UAPB students contribute to agriculture Extension project in Guyana

Will Hehemann School of Agriculture, Fisheries and Human Sciences


From left: Laura Wright, LaTaylor Rembert and Imani Coleman.

Three sophomore students of agriculture at the University of Arkansas at Pine Bluff are spending a month in the South American country of Guyana, learning about the country’s agricultural practices, history and culture. Over the course of the program, Imani Coleman, an agronomy major, LaTaylor Rembert, an agriculture business major, and Laura Wright, an animal Science major, are also getting the chance to contribute to work on one of UAPB’s primary international Extension projects.

“The program abroad intends to help the students learn about life in a foreign country and give them an understanding of Guyana’s history and all aspects of its culture,” Kacy Wright, instructor/research associate for the Department of Agriculture and coordinator for the Guyana program, said. “One of the program’s most important objectives is to involve the students in UAPB’s project to increase the availability of high-quality sweet potato planting materials to limited-resource farmers in Guyana through the establishment of a virus-indexing laboratory.”

Prior to their departure from the U.S., the students were briefed on the project by representatives of the National Agricultural Research and Extension Institute in Guyana, UAPB’s primary partner institution in the project. In Guyana, the students have since had the opportunity to learn firsthand about how UAPB is breeding sweet potato plants with better resistance to common diseases and pests, and then distributing these resilient lines to small-scale farmers to help expand their operations and income.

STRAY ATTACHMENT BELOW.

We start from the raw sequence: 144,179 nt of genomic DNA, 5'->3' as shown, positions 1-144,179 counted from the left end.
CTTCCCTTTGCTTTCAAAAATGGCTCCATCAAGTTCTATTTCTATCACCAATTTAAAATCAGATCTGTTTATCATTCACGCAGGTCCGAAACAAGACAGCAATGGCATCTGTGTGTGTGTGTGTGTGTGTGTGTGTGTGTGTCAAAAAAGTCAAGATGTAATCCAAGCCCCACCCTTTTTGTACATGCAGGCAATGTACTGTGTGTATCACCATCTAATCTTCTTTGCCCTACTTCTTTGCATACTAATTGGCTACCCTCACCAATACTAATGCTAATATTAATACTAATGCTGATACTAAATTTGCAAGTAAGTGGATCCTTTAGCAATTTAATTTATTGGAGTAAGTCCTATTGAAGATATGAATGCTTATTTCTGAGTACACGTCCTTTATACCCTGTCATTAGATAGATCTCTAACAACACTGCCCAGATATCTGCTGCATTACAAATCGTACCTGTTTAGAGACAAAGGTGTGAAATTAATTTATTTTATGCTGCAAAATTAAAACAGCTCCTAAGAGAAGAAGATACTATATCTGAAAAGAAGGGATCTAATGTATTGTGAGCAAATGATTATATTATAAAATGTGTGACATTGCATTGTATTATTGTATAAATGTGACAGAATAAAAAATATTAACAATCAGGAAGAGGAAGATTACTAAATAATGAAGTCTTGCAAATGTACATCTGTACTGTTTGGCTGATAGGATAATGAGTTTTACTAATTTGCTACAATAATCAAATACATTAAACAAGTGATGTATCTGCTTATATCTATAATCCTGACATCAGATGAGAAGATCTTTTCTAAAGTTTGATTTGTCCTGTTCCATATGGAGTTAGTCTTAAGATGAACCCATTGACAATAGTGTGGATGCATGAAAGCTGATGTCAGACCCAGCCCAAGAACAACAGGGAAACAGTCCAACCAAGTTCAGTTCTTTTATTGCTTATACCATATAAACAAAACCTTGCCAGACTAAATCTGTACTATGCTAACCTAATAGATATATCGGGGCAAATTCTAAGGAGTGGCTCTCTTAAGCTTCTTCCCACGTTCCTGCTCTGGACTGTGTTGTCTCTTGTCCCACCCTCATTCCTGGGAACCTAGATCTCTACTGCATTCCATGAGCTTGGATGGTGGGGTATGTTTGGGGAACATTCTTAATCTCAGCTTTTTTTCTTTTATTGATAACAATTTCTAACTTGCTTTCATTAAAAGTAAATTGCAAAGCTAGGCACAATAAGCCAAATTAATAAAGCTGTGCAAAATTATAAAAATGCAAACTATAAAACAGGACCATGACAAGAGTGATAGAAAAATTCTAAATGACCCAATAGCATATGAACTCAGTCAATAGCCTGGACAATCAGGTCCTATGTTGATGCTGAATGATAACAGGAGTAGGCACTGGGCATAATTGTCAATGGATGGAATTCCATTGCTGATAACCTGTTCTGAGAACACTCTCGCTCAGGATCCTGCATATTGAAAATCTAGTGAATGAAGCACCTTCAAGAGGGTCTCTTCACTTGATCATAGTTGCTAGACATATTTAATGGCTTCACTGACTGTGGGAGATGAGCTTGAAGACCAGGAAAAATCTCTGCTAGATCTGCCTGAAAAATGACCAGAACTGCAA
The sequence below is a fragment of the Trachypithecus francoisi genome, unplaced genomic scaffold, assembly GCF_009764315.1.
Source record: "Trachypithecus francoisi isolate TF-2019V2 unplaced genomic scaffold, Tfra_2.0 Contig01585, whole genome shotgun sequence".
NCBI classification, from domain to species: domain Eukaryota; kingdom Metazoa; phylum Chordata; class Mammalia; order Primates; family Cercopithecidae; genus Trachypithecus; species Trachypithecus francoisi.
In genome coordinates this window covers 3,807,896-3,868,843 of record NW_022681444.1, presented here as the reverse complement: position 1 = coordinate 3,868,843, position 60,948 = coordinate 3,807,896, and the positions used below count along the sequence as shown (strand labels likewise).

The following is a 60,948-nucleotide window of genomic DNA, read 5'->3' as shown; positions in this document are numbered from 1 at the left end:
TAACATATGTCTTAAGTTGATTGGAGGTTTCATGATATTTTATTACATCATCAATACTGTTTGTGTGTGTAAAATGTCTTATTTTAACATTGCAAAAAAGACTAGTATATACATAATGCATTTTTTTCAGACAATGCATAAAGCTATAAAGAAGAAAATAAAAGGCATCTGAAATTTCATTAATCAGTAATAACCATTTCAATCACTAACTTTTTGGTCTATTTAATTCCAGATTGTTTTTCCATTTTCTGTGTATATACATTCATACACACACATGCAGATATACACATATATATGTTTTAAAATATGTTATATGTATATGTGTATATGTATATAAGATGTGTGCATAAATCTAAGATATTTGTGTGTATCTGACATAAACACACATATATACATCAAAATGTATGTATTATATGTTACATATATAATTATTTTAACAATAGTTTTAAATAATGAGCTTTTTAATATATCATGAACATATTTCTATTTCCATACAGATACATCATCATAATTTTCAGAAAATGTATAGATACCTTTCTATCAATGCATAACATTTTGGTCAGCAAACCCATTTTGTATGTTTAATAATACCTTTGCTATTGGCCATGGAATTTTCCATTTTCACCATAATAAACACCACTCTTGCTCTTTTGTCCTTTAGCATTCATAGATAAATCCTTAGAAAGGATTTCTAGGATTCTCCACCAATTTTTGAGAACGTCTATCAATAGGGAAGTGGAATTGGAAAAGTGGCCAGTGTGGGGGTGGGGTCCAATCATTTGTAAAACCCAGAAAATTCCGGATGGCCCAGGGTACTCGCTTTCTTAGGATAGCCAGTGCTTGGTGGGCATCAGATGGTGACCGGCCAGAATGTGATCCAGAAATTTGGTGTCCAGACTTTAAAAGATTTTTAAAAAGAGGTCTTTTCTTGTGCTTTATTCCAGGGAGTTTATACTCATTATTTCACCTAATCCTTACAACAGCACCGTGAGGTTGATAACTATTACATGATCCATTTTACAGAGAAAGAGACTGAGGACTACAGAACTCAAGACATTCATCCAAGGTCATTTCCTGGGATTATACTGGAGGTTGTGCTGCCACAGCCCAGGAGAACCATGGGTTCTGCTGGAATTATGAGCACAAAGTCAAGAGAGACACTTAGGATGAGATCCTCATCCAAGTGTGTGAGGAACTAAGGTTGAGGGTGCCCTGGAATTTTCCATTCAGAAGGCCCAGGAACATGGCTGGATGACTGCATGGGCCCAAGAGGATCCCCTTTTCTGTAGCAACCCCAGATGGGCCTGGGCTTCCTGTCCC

During a community service activity at the Hauraruni Girls Home, the students speak to Deoram Timram, administrator of the organization.

The students’ agenda has included site visits to various agricultural agencies in Guyana including the Ministry of Agriculture, Inter-American Institute for Cooperation on Agriculture and the Food and Agricultural Organization of the United Nations. Throughout the program, they have been required to collect information that pertains to their specific majors in order to give presentations upon the program’s conclusion.

The students have also taken time to participate in community service activities. During visits to the St. John Bosco Orphanage for Boys and the Hauraruni Girl’s Home, they played games and had motivational discussions with the youth residents. They also took tours of the facilities and learned about the residents’ efforts in community gardening.


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